As long as I can remember I’ve hated New Year’s, for hiding in the midst of every New Year’s Eve gathering is an undercurrent of sadness. Sadness for the passing of time; sadness for lowered expectations; sadness for not finishing what you started; sadness for all the things you didn’t start in the first place; sadness for the realization that Dick Clark is basically a talking robot, and Ryan Seacrest is the person this generation will most likely remember as the face of New Year’s Eve. And finally sadness for the crappiest of all holiday theme songs: Auld Lang Syne. Could there possibly be a more maudlin tune to ring in the New Year?
But all is not lost to me around this occasion. I value any moment of reflection and the end of the year is as good a time as any. I could sit and ruminate over the good, bad, twists, turns, jump and false starts of the year, but I won’t. I like to find that one hidden bit which, when magnified, encapsulates some truth, motivator, or revelation.
Although it was a fairly recent event, seeing the room of maps in the Palazzo Ducale (a/k/a the Doge’s Palace) in Venice is one of these moments from 2011. It connects to a theme I’ve hit before that in this age when we have our noses glued to the navigation apps in our smartphones, it’s truly amazing to see evidence of a time when people mapped the world using the stars, science and their wits. The level of detail was extraordinary. I’m not sure when the maps were done, but I’m assuming before the end of the 15th century. The shape of the world was essentially as we know it today. The cities were plotted, the New World documented. I saw California – which bore that name even then. Sitting in that room at the dawn of the Age of Exploration must have been scintillating and intoxicating. The whole world was literally at your fingertips. You couldn’t help but feel powerful. When knowledge was in the hands of the few, it was as valuable as gold. Now, we have everything to hand and it’s as useless as stock in RIM. I, myself, “google” everything under the moon (so much so that my friend Jessica has suggested that I title my memoir She Googled It) but just as soon as I google it, that kernel of information leaves my brain and I struggle to recall what I just looked up. I don’t remember that happening very much when I actually pulled a book down from the shelf to get the information I needed. But this is a circuitous way of reaching my point: Namely, that having knowledge is meant to drive us forward, not confine us in a state of inertia.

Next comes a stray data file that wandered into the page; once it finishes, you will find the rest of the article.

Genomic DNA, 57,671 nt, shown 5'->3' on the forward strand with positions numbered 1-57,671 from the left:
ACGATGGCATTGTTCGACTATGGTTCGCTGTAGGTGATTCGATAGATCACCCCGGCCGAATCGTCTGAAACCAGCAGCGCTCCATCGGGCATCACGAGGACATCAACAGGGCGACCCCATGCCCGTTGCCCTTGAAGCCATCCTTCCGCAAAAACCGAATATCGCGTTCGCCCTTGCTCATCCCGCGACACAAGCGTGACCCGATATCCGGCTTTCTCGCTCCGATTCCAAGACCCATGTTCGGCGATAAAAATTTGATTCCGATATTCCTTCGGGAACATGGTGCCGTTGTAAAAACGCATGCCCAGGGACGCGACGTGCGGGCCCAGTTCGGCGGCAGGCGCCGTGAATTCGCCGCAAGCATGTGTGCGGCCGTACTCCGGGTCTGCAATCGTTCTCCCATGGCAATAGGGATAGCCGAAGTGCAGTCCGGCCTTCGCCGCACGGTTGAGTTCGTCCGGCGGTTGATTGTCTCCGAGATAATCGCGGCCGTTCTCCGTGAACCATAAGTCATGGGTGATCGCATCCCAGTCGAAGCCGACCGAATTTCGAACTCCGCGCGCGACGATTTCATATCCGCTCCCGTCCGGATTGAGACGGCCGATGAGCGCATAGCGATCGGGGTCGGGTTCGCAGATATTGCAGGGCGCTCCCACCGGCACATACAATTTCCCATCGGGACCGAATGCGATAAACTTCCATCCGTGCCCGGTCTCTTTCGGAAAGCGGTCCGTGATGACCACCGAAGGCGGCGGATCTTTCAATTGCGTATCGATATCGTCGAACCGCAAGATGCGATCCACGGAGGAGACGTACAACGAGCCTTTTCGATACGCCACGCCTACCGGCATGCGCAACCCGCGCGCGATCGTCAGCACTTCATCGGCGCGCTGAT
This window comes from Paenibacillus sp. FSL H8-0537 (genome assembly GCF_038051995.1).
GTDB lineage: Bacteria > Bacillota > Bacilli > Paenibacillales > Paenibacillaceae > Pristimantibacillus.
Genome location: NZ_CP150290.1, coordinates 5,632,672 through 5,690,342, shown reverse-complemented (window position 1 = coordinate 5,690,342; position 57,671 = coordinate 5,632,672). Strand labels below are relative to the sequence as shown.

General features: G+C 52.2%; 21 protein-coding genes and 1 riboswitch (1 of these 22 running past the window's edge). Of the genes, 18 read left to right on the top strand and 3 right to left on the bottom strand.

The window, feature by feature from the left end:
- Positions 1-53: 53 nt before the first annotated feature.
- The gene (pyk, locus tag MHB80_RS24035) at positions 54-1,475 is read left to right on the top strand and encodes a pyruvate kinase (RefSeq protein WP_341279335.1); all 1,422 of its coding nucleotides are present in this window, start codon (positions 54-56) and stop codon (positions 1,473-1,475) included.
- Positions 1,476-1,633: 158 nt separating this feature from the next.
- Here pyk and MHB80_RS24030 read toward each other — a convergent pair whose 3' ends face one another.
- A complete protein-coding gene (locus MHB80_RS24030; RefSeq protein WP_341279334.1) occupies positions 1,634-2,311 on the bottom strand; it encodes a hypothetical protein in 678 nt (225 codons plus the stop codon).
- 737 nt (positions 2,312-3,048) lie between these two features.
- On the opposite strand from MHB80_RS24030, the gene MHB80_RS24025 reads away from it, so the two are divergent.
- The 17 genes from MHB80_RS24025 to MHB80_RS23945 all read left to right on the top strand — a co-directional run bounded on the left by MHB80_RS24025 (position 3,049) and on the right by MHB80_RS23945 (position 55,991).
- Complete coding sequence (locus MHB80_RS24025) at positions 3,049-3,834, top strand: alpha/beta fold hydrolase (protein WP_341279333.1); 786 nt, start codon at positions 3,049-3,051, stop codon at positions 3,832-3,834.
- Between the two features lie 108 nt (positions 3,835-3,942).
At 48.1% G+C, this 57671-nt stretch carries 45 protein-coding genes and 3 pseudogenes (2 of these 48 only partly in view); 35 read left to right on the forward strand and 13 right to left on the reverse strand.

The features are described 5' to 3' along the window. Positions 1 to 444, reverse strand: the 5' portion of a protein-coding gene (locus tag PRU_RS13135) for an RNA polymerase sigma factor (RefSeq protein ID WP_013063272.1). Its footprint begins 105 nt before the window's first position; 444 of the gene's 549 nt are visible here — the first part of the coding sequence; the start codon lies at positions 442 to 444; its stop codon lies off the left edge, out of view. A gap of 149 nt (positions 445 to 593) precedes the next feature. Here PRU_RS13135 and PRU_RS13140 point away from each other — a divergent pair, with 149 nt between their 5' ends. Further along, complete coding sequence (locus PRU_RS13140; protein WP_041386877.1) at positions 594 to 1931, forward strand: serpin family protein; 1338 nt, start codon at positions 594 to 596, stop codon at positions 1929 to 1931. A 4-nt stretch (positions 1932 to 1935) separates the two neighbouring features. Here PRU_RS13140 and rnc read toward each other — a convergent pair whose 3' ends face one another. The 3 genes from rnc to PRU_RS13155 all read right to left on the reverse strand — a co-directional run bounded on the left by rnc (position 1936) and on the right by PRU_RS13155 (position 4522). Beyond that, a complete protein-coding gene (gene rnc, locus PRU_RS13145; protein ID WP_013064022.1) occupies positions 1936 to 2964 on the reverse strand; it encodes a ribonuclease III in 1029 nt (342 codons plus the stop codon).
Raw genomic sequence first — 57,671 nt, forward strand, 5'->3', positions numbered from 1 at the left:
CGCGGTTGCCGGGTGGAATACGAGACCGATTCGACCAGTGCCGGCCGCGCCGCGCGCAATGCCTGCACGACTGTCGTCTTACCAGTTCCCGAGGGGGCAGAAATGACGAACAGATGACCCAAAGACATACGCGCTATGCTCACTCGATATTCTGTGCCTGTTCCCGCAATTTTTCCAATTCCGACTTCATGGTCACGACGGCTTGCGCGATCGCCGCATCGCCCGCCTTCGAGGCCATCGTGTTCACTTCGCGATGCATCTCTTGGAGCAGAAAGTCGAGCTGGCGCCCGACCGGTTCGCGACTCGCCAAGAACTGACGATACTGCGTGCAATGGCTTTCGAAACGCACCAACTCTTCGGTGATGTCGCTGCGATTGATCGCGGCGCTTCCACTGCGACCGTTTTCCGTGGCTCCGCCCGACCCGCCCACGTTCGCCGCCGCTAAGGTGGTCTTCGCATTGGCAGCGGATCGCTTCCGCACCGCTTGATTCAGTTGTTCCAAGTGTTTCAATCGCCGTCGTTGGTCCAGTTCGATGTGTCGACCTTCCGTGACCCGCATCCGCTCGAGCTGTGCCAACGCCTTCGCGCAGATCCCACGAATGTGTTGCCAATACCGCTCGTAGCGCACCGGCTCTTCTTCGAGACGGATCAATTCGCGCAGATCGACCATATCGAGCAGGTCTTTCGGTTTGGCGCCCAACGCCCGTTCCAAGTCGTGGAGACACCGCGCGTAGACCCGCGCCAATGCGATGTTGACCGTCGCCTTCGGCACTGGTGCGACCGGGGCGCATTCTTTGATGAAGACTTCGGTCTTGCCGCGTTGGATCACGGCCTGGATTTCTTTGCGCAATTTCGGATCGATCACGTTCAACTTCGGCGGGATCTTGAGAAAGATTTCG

Every city, country, and continent plotted on the maps of the Doge’s Palace probably represented an innumerable amount of suffering, failure and hard slog. Hardly any of us can really imagine what it’s like to map the world. Most of us just sit in it. This year the only resolution I’ll make is to put my knowledge to good use. There’s only so much our brains should hold without expressing it in action.
So, my final words for 2011: Skip the Auld Lang Syne. Instead, look at the stars, then plot your own point on the map.